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Chuck Yeager, daring test pilot who flew 60 years with the 'right stuff,' dies at 97
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Chuck Yeager, daring test pilot who flew 60 years with the 'right stuff,' dies at 97

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Retired Air Force Brig. Gen. Charles "Chuck" Yeager, the World War II fighter pilot ace and quintessential test pilot who showed he had the "right stuff" when in 1947 he became the first person to fly faster than sound, had died. He was 97.

"In an age of media-made heroes, he is the real deal," Edwards Air Force Base historian Jim Young said in August 2006 at the unveiling of a bronze statue of Yeager.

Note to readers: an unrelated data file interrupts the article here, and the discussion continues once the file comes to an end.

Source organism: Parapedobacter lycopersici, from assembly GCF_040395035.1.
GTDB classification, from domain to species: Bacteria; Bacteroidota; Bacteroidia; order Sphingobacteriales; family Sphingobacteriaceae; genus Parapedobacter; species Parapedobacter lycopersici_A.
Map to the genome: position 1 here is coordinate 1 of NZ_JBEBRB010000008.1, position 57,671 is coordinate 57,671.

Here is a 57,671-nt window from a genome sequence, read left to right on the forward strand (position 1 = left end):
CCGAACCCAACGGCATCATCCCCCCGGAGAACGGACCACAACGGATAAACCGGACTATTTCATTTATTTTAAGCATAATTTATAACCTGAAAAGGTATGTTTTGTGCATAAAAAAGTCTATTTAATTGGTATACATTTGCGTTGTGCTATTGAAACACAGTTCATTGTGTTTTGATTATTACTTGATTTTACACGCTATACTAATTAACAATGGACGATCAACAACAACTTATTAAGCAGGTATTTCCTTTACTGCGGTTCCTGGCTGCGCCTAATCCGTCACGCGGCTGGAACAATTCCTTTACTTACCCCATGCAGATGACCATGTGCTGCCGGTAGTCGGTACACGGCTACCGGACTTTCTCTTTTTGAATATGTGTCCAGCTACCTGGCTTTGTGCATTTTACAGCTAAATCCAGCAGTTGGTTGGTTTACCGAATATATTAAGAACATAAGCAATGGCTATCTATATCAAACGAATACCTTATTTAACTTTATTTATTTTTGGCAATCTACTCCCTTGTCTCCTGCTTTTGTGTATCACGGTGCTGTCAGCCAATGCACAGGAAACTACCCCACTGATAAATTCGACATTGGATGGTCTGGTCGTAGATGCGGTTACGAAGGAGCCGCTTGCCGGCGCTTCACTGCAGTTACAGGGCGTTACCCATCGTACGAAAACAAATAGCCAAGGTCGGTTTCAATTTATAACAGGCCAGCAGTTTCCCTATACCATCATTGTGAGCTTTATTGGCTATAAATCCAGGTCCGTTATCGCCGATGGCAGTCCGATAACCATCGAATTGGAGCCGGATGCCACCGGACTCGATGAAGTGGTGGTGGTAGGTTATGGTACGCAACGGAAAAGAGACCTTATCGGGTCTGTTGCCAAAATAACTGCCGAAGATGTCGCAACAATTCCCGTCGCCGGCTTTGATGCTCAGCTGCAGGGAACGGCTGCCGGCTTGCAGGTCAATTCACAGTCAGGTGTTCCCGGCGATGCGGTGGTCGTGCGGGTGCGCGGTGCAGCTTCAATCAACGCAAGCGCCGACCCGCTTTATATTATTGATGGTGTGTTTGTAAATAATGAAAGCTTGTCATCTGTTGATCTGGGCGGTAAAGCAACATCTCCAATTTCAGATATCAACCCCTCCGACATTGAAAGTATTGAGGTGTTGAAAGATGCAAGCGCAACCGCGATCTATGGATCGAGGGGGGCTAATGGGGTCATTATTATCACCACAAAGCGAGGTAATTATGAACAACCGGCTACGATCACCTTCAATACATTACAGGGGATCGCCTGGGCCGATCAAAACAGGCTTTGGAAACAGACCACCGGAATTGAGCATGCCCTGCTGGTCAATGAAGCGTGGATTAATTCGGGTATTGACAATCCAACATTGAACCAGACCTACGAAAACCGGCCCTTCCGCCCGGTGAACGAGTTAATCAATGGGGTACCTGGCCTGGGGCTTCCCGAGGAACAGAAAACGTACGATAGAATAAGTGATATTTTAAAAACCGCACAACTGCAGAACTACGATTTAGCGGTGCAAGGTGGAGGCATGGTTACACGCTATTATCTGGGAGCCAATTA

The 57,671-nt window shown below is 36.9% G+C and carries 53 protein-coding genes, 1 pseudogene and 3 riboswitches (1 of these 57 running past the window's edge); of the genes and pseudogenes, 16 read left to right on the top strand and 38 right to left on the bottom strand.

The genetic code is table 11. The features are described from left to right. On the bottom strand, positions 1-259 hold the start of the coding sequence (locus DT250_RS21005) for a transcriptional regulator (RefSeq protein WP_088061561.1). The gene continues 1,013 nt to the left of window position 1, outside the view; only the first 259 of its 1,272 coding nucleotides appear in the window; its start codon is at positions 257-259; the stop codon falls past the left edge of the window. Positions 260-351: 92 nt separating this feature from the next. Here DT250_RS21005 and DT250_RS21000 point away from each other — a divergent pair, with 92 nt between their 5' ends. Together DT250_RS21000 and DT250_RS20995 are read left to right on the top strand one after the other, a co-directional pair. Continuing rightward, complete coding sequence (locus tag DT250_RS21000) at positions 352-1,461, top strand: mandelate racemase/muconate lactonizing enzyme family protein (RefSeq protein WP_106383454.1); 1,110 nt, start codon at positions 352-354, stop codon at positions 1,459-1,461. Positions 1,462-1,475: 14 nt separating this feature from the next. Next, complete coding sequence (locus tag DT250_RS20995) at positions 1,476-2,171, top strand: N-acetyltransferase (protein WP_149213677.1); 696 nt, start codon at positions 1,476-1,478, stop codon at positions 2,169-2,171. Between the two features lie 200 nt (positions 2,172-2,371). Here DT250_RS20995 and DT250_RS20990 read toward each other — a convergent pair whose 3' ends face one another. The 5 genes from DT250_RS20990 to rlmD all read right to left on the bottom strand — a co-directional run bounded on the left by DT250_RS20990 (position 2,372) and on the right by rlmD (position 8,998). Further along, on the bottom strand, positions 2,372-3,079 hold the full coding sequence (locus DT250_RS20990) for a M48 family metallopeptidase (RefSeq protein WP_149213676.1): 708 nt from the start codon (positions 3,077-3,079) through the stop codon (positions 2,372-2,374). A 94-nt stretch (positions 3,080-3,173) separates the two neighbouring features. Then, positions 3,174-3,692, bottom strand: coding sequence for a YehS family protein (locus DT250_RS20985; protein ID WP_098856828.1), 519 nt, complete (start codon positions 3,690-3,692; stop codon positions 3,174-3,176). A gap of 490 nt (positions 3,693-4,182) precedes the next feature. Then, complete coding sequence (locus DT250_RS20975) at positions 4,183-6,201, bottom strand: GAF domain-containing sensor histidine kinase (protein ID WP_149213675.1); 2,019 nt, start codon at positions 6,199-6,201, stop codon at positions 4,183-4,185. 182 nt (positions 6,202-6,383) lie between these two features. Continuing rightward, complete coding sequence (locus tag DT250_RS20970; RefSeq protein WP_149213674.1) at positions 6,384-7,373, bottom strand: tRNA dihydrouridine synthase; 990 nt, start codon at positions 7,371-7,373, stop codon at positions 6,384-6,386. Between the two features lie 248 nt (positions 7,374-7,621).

He was "the most righteous of all those with the right stuff," said Maj. Gen. Curtis Bedke, commander of the Air Force Flight Test Center at Edwards.

Yeager, from a small town in the hills of West Virginia, flew for more than 60 years, including piloting an X-15 to near 1,000 mph at Edwards in October 2002 at age 79.

"Living to a ripe old age is not an end in itself. The trick is to enjoy the years remaining," he said in "Yeager: An Autobiography."

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